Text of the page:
It’s sloppy and closer than expected, and the Utah Jazz don’t care — they’ll take the win

Utah’s 28-point lead is cut to four before they fend off the Detroit Pistons 117-105 to get back in the win column.

(Rick Egan | The Salt Lake Tribune)Utah Jazz guard Donovan Mitchell (45) takes the ball inside, as Detroit Pistons center Mason Plumlee (24) defends, in NBA action between the Utah Jazz and the Detroit Pistons at Vivint Arena, on Tuesday, Feb. 2, 2021.

It was a blowout that became a nail-biter, a beautiful display of passing and transition that devolved into isolation play and stagnant, fruitless 1-on-1 attacks.

It was a surefire big win that turned into … well, still a win.

And so while the Utah Jazz know there’s plenty to clean up from Tuesday night’s unexpectedly close 117-105 victory over the Detroit Pistons at Vivint Arena, they also weren’t a somber, apologetic bunch afterward either.

Following Sunday’s blowout loss in Denver, they weren’t going to feel bad about winning Tuesday, whether the end result was pretty or not. In fact, they even managed to find a silver lining to it all.

“It shows a little bit of growth. We’ve had games where we’ve been up on teams in the past and have led the lead slip, and then for whatever reason, in the last minute and a half, we don’t execute or do things defensively to win the game,” said Mike Conley, who finished with 20 points, five assists and four rebounds. “And tonight, it showed our resiliency.”

After seeing a 28-point advantage sliced all the way to four with just two minutes to play, there was definitely some resiliency needed.

Delon Wright’s 3-pointer to pull Detroit with one bounded off the rim, and Conley grabbed the rebound, pushed the pace, aggressively drove the lane, sucked in the defense, then whipped a pass to Bojan Bogdanovic in the left corner for a 3 that swished right through.

[Read The Triple Team: Jazz find their energy, lose it, then find it again to get win over Pistons]

After Josh Jackson missed another 3 for Detroit, Conley kicked it to Royce O’Neale, who aggressively drove the lane, sucked in the defense, and whipped a pass to Bogdanovic in the same exact spot for another 3 that provided a 10-point lead and some breathing room with 49.1 seconds to play.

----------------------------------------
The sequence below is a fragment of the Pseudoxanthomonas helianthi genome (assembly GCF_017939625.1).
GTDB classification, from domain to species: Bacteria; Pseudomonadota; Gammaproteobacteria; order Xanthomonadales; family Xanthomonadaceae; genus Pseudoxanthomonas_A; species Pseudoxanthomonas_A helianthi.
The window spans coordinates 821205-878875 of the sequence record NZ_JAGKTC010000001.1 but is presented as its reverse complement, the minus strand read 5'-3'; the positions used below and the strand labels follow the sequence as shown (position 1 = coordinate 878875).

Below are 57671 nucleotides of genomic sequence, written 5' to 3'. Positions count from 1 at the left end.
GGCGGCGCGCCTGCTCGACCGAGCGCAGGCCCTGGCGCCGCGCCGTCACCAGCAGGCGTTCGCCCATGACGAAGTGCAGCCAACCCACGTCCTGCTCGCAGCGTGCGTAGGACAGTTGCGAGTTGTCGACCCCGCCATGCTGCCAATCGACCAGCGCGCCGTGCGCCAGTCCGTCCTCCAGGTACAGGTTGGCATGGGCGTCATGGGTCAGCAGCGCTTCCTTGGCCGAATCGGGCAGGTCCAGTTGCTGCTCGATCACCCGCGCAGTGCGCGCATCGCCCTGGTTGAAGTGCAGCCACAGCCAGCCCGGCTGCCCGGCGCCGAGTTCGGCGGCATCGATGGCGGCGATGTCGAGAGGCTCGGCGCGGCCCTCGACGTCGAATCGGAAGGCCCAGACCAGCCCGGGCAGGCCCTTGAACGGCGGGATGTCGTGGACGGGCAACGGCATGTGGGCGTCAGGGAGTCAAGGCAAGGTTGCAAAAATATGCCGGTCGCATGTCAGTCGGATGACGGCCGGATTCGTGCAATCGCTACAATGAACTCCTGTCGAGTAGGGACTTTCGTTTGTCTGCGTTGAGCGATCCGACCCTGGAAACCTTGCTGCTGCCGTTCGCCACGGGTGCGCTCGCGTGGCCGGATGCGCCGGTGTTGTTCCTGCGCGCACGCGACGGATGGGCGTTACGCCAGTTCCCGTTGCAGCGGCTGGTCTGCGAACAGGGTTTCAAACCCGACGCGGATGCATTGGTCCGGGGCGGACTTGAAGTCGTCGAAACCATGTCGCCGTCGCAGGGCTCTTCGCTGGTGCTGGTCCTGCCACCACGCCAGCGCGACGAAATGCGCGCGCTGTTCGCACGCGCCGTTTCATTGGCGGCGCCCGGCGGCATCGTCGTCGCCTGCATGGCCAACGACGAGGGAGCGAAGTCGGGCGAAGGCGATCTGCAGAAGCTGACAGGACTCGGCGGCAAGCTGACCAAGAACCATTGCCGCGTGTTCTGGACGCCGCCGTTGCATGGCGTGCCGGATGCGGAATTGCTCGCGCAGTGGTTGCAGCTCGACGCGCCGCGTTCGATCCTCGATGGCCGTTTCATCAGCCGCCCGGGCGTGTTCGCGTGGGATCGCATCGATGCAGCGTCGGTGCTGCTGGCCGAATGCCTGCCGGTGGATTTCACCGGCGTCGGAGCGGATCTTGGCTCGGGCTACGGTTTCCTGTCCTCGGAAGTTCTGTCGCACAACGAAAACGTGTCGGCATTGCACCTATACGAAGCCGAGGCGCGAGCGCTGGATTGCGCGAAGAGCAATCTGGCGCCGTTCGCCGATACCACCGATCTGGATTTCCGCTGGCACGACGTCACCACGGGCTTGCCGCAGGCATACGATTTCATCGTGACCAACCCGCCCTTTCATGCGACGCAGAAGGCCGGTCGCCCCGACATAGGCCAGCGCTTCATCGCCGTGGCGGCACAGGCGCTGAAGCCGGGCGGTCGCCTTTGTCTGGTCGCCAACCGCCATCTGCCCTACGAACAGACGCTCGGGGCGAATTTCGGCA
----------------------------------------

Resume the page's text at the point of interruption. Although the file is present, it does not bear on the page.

Jazz coach Quin Snyder said he was not surprised the Jazz let the Pistons back in it, calling that nothing more than a good rally by a good team forcing his own players to perform tentatively for a spell.

The important part was that Utah figured it out and got back to what worked when it mattered most.

“When you do build a lead like that, the other team gets a little looser, they shoot the ball a little freer, and that’s when you have to really continue to execute and continue to put your foot on the gas,” Snyder said. “And I thought the way that we finished the game, we really we got going again, we got running again. It’s a little counterintuitive — when the game gets tight, sometimes you want to try to manage the game, and we need to continue to try to run and play.”

In succession, each of Snyder, Bogdanovic, Conley, and Donovan Mitchell (who finished with 32 points on 10-of-17 shooting) emphasized after the game the need for the Jazz not to resort to trying to protect the ball in such situations, not to sit on leads, but to keep attacking and being aggressive and pushing the pace and finding advantages.

That said, they also all acknowledged that it’s hard to do so all the time.

“It’s a lot to be able to run the way we do — we got old guys on the team,” Mitchell joked. “I make fun of them all the time.”

They also gave Detroit a ton of credit for not simply giving up when the game appeared to be out of hand.

“Sometimes when you build a big lead like that, the whole kind of narrative becomes, ‘What happened?’ because you didn’t win by 30,” Snyder said. “These are NBA teams. They’re good teams. There’s going to be runs. And I think the big thing for us is to make that hard.”

“I think you take for granted how hard it is to sustain leads in this league,” Conley agreed. “Up 28, you want to push it to 40 and 50, but it just doesn’t [always] happen. These teams play with pride and they play free, and tonight, you know, we let them back in the game.”

And then they shut the door for good.

They know that against better teams than the Pistons, they’ll not have as much runway to withstand such errors, that their killer mentality must be sharpened. And they know that there are tweaks and adjustments they’ll have to continue to make — throughout the entire season.

But on Tuesday, they came away with a win, improved to 16-5, and re-took the league’s best record. And they’ll take it.

“They made a hell of a run,” said Mitchell, “and we made a hell of a counter.”



Grant 9-18 7-8 27, Griffin 4-13 2-3 11, Plumlee 7-11 3-3 17, Ellington 1-7 1-1 3, Wright 4-13 0-0 8, Bey 2-6 0-0 5, Doumbouya 0-1 0-0 0, J.Jackson 7-15 5-5 22, Mykhailiuk 1-1 0-0 3, Stewart 2-3 0-0 4, McGruder 2-5 0-0 5. Totals 39-93 18-20 105.

UTAH (117)

Bogdanovic 5-12 4-4 18, O'Neale 5-11 0-0 12, Gobert 2-4 5-6 9, Conley 7-15 4-4 20, Mitchell 10-17 8-11 32, Favors 2-4 2-2 6, Niang 1-4 0-0 3, Ingles 1-5 2-2 5, Clarkson 5-10 0-0 12. Totals 38-82 25-29 117.

Detroit 22 24 31 28 — 105

Utah 33 36 25 23 — 117

3-Point Goals_Detroit 9-27 (J.Jackson 3-7, Grant 2-5, Bey 1-2, Griffin 1-6, Ellington 0-2, Wright 0-3), Utah 16-42 (Mitchell 4-7, Bogdanovic 4-8, Clarkson 2-6, Conley 2-6, O’Neale 2-6, Ingles 1-4, Niang 1-4). Fouled Out_None. Rebounds_Detroit 46 (Plumlee 14), Utah 44 (O’Neale 13). Assists_Detroit 18 (Grant 4), Utah 23 (Ingles 6). Total Fouls_Detroit 21, Utah 17. A_3,902 (18,306)